Tuesday, October 4, 2016

The Westfield Clinic: Japan-funded medical equipment already making impact

Dr. Ayo Palmer, medical director Westfield Clinic shows pieces of medical equipment to Mr. Hideya Sato, first secretary Embassy of Japan in Senegal during a tour of equipment (Photo Credit: MSJoof/TNBES/Oct. 2016
A set of medical equipment obtained by the Westfield Clinic through a Japanese government grant are already making an impact, the staff at the Clinic said on Tuesday.

They said the equipment, a microscope, a HBA1C meter for testing blood sugar, a full blood count analyser, a biochemistry analyser, and an electrolyte analyser, are helping nurses and doctors to conduct “quick and easy on-the-spot testing.”

The Clinic also acquired “a robust portable” ultrasound scanner that can be used at the bedside and a new 100kva standby generator from a 73, 314 Euros (about 3, 500, 000 Dalasi) – under the Grant Assistance for Grassroots Human Security Projects funded by the Government of Japan.

Mr. Sheriff Tambadou, chairperson Board of Trustees Westfield Clinic, said the equipment “will help us [better] diagnose emergencies quickly and monitor patients with chronic illnesses, especially diabetes and hypertension.”

He said: “We have seen the difference the equipment is making to our practice. This grant will forever remain a milestone in the history of the clinic and reinforces the impact of what can be achieved by working together.

“An 8-year old child was brought to the Clinic in a coma, and after conducting some tests… we were able to quickly diagnose that she had diabetes ketoacidosis, a serious complication of diabetes mellitus.

“We started treatment and again the laboratory equipment was very useful as we had to do blood tests every 2 to 4 hours. In this way we were able to monitor her progress closely throughout her illness. She later made a full recovery.”

Mr. Hideya Sato, first secretary Embassy of
Japan in Senegal 
(Photo Credit: MSJoof/TNBES/Oct. 2016)
New strategy on global health

Mr. Hideya Sato, first secretary Embassy of Japan in Senegal, who presided over the inauguration ceremony, said the grant project is part of Japan’s new strategy on global health diplomacy, which represents its development cooperation initiative in the health sector.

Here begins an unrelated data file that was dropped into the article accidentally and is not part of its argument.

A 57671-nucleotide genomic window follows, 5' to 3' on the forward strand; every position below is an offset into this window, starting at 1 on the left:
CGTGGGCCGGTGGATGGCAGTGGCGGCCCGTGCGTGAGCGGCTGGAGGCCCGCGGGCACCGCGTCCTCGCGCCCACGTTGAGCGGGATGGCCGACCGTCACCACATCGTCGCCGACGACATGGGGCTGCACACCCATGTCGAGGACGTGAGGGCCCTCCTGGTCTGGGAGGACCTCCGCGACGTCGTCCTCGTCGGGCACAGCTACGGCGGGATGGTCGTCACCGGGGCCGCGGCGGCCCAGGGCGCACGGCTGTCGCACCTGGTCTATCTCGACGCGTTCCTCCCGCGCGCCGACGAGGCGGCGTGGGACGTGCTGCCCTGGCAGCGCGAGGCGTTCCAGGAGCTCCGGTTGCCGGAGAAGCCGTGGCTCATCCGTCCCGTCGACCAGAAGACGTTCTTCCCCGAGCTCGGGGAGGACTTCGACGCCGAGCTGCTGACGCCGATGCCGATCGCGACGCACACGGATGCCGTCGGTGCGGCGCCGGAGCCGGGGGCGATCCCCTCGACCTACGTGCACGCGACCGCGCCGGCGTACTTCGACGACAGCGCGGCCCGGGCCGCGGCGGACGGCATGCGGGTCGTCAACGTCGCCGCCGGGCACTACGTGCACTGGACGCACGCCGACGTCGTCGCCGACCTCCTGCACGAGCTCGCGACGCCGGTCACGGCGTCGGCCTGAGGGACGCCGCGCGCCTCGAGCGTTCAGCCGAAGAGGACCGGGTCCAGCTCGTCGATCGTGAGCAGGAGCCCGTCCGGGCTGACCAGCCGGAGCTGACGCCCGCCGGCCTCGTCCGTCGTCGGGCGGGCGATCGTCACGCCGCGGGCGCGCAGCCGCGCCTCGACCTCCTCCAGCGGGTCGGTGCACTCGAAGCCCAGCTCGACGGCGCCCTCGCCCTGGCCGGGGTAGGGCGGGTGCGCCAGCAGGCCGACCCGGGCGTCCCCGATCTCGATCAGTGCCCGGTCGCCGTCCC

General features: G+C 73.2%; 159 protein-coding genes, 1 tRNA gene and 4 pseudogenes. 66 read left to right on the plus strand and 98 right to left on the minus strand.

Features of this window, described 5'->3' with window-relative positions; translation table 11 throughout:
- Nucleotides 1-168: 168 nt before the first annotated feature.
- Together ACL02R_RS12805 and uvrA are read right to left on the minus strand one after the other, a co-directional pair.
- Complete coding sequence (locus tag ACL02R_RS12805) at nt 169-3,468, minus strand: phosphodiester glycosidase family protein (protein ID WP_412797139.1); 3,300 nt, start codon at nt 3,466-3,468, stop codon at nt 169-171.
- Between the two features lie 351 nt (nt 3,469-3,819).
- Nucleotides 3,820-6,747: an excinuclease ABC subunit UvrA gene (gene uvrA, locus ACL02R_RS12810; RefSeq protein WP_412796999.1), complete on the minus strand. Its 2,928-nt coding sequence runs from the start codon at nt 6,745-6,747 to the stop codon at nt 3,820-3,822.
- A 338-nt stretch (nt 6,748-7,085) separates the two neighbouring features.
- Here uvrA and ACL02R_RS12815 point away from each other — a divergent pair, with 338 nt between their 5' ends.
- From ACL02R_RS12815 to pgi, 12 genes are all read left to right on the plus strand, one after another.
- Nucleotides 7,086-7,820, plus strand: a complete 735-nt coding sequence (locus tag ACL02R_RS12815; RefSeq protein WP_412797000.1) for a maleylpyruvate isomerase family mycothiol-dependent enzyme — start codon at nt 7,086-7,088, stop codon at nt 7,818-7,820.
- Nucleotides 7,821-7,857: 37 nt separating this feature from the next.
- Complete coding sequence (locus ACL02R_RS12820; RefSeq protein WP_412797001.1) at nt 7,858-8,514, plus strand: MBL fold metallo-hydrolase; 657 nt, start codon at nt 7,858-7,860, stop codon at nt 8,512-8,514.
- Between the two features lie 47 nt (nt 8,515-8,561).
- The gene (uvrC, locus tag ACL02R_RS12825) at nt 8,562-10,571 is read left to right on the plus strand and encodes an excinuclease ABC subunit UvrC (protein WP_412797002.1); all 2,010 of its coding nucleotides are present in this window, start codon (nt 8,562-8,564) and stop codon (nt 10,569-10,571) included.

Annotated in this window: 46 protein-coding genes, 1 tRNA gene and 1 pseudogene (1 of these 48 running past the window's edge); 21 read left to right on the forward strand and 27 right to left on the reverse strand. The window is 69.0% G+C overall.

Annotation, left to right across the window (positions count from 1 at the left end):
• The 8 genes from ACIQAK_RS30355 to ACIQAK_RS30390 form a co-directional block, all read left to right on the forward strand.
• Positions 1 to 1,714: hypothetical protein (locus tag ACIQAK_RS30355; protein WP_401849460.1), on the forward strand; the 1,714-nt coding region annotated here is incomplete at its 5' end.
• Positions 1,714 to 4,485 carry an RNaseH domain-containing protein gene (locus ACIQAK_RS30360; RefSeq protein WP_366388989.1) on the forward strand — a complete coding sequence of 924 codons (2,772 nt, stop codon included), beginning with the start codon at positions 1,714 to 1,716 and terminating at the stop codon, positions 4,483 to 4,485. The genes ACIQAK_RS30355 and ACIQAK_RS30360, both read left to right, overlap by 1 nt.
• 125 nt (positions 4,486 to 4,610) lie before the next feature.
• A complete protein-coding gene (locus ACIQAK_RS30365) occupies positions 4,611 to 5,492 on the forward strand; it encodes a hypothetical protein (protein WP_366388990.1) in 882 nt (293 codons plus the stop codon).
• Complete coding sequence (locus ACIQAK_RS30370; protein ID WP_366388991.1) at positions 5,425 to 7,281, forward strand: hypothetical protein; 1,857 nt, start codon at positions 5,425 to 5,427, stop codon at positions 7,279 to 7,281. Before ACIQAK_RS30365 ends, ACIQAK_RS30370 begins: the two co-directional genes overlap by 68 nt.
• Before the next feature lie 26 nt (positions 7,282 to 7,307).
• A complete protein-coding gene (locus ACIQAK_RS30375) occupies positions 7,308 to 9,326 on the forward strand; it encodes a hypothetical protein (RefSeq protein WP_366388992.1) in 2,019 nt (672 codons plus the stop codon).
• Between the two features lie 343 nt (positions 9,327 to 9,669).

He said this [Westfield Clinic] cooperation enables the clinic to provide a range of tests for diagnostic and monitoring of non-communicable diseases for over 300, 000 people in the Kanifing Municipality.

“It is a great pleasure for Japan to support for improving morbidity and mortality rates,” he said. “The Government of Japan has also contributed to the development of the health sector in The Gambia, in order to improve the living conditions of the populations.”

In 2015, Japan launched the project of “Support to National Ebola Prevention and Preparedness in The Gambia” which is planned and implemented by the UNDP through the Japanese financial contribution amounting 1, 600, 000 US Dollars.

In addition to this, Mr. Sato said the Japanese Embassy offered 78, 000 dollars to the Ministry of Health and [Social] Welfare for installing the 3 thermography equipments at the Banjul International Airport.

Speaking earlier, Dr. Ayo Palmer, medical director Westfield Clinic, said the specific objective of the grant is to strengthen diagnostic services to improve curative and preventive healthcare.

 “The anlysers run several tests together on a single strip without using liquid reagents. This means that results can be quickly obtained,” Dr. Palmer said.

Mr. Sheriff Tambadou, chairperson Board of Trustees Westfield Clinic, flanked by Mr. Hatib Janneh, a board member of the Clinic and Mr. Sato, speaks at the inauguration ((Photo Credit: MSJoof/TNBES/Oct. 2016)
Directly benefit local communities

On Wednesday, Mr. Sato presided over celebrations of the completion of “The Rehabilitation and Construction of ABC Learning Centre” implemented by A Better Chance Learning Center.

The organisation received 74, 571 Euros (about 3, 570, 000 Dalasi). According to a press statement, this cooperation will enable the school to provide a safe learning environment for its students, and to receive over 50 additional students.

Mr. Sato said the two implemented projects in health and education will contribute to the enhancement of the Gambian peoples’ welfare and to the achievement of further development of the country.


The Asian country’s Grant Assistance for Grassroots Human Security Projects supports local non-profit organisations to implement small-scale projects that directly benefit local communities and contribute to the socio-economic development of The Gambia.

Written by Modou S. Joof


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